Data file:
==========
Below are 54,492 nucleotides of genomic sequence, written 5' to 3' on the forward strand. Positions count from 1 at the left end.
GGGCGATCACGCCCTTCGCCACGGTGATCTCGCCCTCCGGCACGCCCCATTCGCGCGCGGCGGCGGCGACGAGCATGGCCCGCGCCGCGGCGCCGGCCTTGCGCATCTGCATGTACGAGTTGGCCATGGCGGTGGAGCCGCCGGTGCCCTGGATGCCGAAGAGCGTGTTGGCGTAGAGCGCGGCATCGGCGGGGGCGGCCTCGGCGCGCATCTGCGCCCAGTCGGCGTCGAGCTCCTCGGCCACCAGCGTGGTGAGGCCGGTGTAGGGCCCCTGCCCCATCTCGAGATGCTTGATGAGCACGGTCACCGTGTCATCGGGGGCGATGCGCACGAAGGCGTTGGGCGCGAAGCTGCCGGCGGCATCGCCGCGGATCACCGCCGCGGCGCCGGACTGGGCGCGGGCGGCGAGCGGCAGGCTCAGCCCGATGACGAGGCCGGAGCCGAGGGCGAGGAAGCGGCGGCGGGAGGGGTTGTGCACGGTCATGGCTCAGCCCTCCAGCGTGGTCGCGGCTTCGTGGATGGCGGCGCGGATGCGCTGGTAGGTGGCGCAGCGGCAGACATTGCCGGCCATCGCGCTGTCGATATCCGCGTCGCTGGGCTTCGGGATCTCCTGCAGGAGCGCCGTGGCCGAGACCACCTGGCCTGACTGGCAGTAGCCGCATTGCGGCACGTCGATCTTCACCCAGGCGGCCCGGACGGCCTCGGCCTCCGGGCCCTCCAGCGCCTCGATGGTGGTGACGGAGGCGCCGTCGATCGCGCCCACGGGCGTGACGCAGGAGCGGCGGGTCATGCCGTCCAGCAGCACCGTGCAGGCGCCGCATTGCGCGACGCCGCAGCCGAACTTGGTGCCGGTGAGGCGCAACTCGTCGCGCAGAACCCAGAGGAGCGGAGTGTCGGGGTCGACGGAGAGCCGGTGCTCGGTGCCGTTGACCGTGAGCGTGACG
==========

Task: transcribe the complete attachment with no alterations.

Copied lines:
Below are 54,492 nucleotides of genomic sequence, written 5' to 3' on the forward strand. Positions count from 1 at the left end.
GGGCGATCACGCCCTTCGCCACGGTGATCTCGCCCTCCGGCACGCCCCATTCGCGCGCGGCGGCGGCGACGAGCATGGCCCGCGCCGCGGCGCCGGCCTTGCGCATCTGCATGTACGAGTTGGCCATGGCGGTGGAGCCGCCGGTGCCCTGGATGCCGAAGAGCGTGTTGGCGTAGAGCGCGGCATCGGCGGGGGCGGCCTCGGCGCGCATCTGCGCCCAGTCGGCGTCGAGCTCCTCGGCCACCAGCGTGGTGAGGCCGGTGTAGGGCCCCTGCCCCATCTCGAGATGCTTGATGAGCACGGTCACCGTGTCATCGGGGGCGATGCGCACGAAGGCGTTGGGCGCGAAGCTGCCGGCGGCATCGCCGCGGATCACCGCCGCGGCGCCGGACTGGGCGCGGGCGGCGAGCGGCAGGCTCAGCCCGATGACGAGGCCGGAGCCGAGGGCGAGGAAGCGGCGGCGGGAGGGGTTGTGCACGGTCATGGCTCAGCCCTCCAGCGTGGTCGCGGCTTCGTGGATGGCGGCGCGGATGCGCTGGTAGGTGGCGCAGCGGCAGACATTGCCGGCCATCGCGCTGTCGATATCCGCGTCGCTGGGCTTCGGGATCTCCTGCAGGAGCGCCGTGGCCGAGACCACCTGGCCTGACTGGCAGTAGCCGCATTGCGGCACGTCGATCTTCACCCAGGCGGCCCGGACGGCCTCGGCCTCCGGGCCCTCCAGCGCCTCGATGGTGGTGACGGAGGCGCCGTCGATCGCGCCCACGGGCGTGACGCAGGAGCGGCGGGTCATGCCGTCCAGCAGCACCGTGCAGGCGCCGCATTGCGCGACGCCGCAGCCGAACTTGGTGCCGGTGAGGCGCAACTCGTCGCGCAGAACCCAGAGGAGCGGAGTGTCGGGGTCGACGGAGAGCCGGTGCTCGGTGCCGTTGACCGTGAGCGTGACG